Activists jailed after Copenhagen climate summit protest

Jason Heppenstall

Protests in Copenhagen, Denmark in 2009 Photograph: Jeff J Mitchell/Getty Images


Two climate activists were jailed on Wednesday by a Danish court for incitement to violence against police officers after they shouted the word “push” during a demonstration outside the 2009 UN climate negotiations in Copenhagen. The two women in their 20s, Tannie Nyboe and Stine Gry Jonassen, were judged to have endangered the lives of police officers who were trying to hold back a crowd of demonstrators attempting to force their way through to the conference centre in which the talks were taking place.

The court heard how the pair, both members of the environmental protest group Climate Justice Action, had counted down from 10 and then shouted “push” using a microphone. For this they were found guilty of inciting violence by four of the six judges and sentenced to four months in prison, two of which were suspended.

Their defence lawyer, Thorkild Høyer, said the judgment was “foolish” and sent the wrong message. “This was one of the most peaceful demonstrations to take place during the whole COP15 [climate conference]. It wasn’t violent, nobody got hurt and nobody was arrested at the time. By passing this judgment they are sending the message that even if you plan a peaceful protest you will be arrested anyway, so it follows that people may think ‘Why should I bother being peaceful at all?'” he said.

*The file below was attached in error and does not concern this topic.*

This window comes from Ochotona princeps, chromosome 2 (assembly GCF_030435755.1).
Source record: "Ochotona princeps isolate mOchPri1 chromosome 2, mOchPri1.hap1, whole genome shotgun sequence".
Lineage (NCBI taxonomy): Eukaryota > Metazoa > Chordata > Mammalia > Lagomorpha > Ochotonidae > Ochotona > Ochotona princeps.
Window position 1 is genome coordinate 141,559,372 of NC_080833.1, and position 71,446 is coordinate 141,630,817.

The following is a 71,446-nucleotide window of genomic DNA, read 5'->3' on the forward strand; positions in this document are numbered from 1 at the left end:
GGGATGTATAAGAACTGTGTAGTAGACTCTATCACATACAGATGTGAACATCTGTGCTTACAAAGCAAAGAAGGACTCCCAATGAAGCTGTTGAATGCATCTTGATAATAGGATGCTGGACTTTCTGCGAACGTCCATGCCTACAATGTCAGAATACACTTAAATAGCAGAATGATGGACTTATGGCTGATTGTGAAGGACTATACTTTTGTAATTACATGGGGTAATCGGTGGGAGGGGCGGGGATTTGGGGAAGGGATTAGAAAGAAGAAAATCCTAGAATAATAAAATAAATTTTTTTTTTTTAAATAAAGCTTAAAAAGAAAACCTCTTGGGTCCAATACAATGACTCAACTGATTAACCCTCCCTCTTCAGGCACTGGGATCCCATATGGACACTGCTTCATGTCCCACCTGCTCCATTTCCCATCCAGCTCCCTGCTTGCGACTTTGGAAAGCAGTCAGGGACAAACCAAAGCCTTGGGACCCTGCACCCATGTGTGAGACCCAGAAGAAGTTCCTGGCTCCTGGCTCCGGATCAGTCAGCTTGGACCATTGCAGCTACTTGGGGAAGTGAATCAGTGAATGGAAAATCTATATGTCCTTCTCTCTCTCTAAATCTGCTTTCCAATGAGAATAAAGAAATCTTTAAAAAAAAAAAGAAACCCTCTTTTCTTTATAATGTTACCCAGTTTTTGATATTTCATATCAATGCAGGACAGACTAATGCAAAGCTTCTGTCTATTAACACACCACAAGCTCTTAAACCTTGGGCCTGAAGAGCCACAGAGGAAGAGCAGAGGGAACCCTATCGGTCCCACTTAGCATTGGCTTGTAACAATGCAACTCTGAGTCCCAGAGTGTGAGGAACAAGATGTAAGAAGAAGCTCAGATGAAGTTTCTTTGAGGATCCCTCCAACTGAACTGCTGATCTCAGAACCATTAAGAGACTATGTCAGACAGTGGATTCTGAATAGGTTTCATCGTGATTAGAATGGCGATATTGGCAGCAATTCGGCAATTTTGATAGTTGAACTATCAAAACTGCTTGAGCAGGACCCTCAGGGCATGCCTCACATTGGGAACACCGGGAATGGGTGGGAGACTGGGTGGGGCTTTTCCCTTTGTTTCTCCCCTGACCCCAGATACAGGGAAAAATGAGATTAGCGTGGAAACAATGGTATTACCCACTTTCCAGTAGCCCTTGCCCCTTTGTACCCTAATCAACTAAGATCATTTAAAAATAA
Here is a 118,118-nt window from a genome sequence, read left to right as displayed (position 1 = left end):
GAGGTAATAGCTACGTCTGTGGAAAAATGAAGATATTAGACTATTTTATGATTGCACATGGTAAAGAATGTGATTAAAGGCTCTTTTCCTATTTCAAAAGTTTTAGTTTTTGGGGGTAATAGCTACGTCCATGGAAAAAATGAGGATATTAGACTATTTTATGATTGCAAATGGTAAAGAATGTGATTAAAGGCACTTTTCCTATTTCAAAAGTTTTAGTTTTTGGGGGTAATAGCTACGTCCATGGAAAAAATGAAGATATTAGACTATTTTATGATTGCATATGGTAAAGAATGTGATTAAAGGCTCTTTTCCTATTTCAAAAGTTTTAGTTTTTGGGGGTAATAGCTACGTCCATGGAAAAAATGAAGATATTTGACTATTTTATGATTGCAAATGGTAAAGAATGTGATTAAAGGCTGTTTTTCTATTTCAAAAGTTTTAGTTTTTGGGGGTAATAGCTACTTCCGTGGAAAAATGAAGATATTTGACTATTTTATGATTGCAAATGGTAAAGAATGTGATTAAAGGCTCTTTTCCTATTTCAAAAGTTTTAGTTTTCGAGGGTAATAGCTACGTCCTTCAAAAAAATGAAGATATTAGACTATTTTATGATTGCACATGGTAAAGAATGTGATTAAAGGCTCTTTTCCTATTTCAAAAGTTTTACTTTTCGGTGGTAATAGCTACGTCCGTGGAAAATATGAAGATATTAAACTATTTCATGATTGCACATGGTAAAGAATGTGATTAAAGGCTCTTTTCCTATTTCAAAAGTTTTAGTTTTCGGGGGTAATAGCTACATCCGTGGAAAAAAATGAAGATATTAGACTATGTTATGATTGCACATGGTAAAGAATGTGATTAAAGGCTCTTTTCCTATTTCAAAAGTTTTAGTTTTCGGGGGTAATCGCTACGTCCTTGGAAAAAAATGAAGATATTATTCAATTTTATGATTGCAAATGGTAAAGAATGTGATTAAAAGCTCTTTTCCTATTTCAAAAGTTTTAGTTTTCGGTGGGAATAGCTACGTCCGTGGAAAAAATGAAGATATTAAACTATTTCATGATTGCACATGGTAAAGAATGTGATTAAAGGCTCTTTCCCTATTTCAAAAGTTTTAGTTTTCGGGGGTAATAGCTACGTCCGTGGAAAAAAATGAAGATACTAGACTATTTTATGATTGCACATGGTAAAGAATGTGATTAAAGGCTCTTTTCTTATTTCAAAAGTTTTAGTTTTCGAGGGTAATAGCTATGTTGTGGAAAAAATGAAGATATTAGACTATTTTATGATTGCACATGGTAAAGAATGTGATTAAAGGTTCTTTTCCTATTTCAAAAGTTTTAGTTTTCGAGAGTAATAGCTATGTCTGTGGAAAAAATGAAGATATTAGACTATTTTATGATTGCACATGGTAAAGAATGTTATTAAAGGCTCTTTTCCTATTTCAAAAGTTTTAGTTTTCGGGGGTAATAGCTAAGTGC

Wednesday’s decision was the latest twist in a case that has been continuing for some months. Last November the pair were found guilty of the same offence in a city court and given suspended sentences. But public prosecutor Henrik Aagaard considered the judgment too lenient and appealed for it to be re-examined in the high court, which duly decided to pass a stiffer sentence to reflect the danger posed to the police and send a clear message to demonstrators about the severity of this type of protest action.

“We wanted the case reopened because we believe this kind of action should warrant a prison sentence,” Aagaard told news agency Ritzau.

But Høyer, the womens’ defence lawyer, didn’t see it that way. “Some of the so-called demonstrators were delegates attempting to get into the conference. If anyone has committed a crime here it’s the police, who illegally prevented delegates from attending the talks,” he said.

Denmark has been the focus of criticism for the way it handled demonstrations during the 2009 climate conference, with accusations of heavy-handedness levelled at the police.

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